Associate Professor
School of Computing

National University of Singapore

15 Computing Drive, COM2 Building, #03-20, S(117418)

Tel: (+65) 6516 4240 Fax: (+65) 6779 4580

Email: benleong at


Teaching Statement (Feb 2009) 


Over time, we grow older and hopefully wiser. As we grow somewhat wiser, we sometimes have news ideas - but that doesn't mean that the old ones are bad or wrong. After teaching at NUS for three years, I decided to write a new teaching statement that better reflected my current thinking about teaching. Instead of updating my teaching statement, I decided that I would just write a new one and keep the previous one for reference. :-)

                                                                           - Ben Leong   

The Challenge of Education Today

After teaching at NUS for three years, I have found that teaching is not too hard. However, just because we can teach, or know how to teach, doesn’t mean that we have necessarily done our jobs. It takes two hands to clap.

In particular, I have found the greatest challenge of education is not so much teaching, but in persuading students that they want to learn. This problem is hard because of a combination of factors: (i) the allocation of students by the university admissions exercise does not often assign students to their first-choice course; (ii) learning takes effort and it is hard to persuade students to put in the effort; and (iii) most students are “lost” and don’t really know what they want in life.

It's About Learning How to Learn, Not About Stuff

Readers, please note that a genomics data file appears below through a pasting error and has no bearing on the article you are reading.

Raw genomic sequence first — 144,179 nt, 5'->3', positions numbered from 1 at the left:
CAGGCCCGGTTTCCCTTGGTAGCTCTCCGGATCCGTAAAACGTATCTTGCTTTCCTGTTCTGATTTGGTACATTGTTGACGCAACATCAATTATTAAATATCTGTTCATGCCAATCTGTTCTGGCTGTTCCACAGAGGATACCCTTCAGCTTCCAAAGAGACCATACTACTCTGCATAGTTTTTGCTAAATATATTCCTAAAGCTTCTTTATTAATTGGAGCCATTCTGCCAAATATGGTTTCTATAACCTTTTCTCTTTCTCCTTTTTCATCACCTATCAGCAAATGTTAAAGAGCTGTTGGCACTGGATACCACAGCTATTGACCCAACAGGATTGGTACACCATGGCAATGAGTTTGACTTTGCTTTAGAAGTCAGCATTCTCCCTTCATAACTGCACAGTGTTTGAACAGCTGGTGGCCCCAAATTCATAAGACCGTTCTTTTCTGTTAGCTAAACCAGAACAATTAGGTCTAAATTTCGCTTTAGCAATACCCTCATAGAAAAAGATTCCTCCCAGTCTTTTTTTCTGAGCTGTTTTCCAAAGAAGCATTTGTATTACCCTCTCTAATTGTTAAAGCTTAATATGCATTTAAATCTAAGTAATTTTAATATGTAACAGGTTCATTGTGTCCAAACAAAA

I have always believed that teaching is never about stuff. I have never seen myself as a professor of Computer Science, but just a teacher. The reason is simple. With high probability, 90% of what students will learn in school will not be relevant for their working lives.

This doesn’t mean that a college education is useless. What it means however is that the process is often more important than the content. Let’s just ask ourselves: how much of what we learnt in college do we still remember today?

In my teaching, I seek opportunities to “force” students to learn things by themselves. While much has been said about how reliant Singaporean students are on spoon-feeding, my experience has been quite positive.

I have found that if the assignments are structured in the right way, it is possible to foster independent learning. Yes, there will inevitably be complaints from certain quarters, but if the students find that they really did get smarter at the end of a course, many actually appreciate being challenged.

I take comfort in the fact that teaching is not a popularity contest and that our students are actually quite enlightened. Urban legend says that if we set assignments and tests that are too challenging, our teaching feedback will suffer. My own experiences do not support this theory.

Emphasis on Common Sense

When I read some of the things that some young Singaporeans post online and some Forum Page letters, I ask myself, “Where has our education system gone wrong?”

We have a lot of heavily-educated people, most likely with university degrees who can write fluently, but who demonstrate in their writing that they clearly cannot think. Common sense is apparently not common.

It’s mind-boggling how common sense can be applied to understand the world and solve many problems in life. It is equally mind-boggling how often common sense is not being applied.

Therefore, one of the elements that I attempt to emphasize in my classes is common sense. I try to explain how I think about issues to my students and to convince them that much of what I say is not rocket science, and that I am merely an expert at stating the obvious. Most issues will become intuitively obvious with the application of common sense.

To be Adventurous and Willing to Make Mistakes

I personally do not believe that it is possible for me to become so good at teaching someday that I cannot improve. The corollary obviously is that there is always room for improvement.

It is however hard to improve too much if we just focus on the basics, i.e. lecture and tutorials. Yes, it is possible to improve one’s lectures and tutorials, but there’s really so much we can do.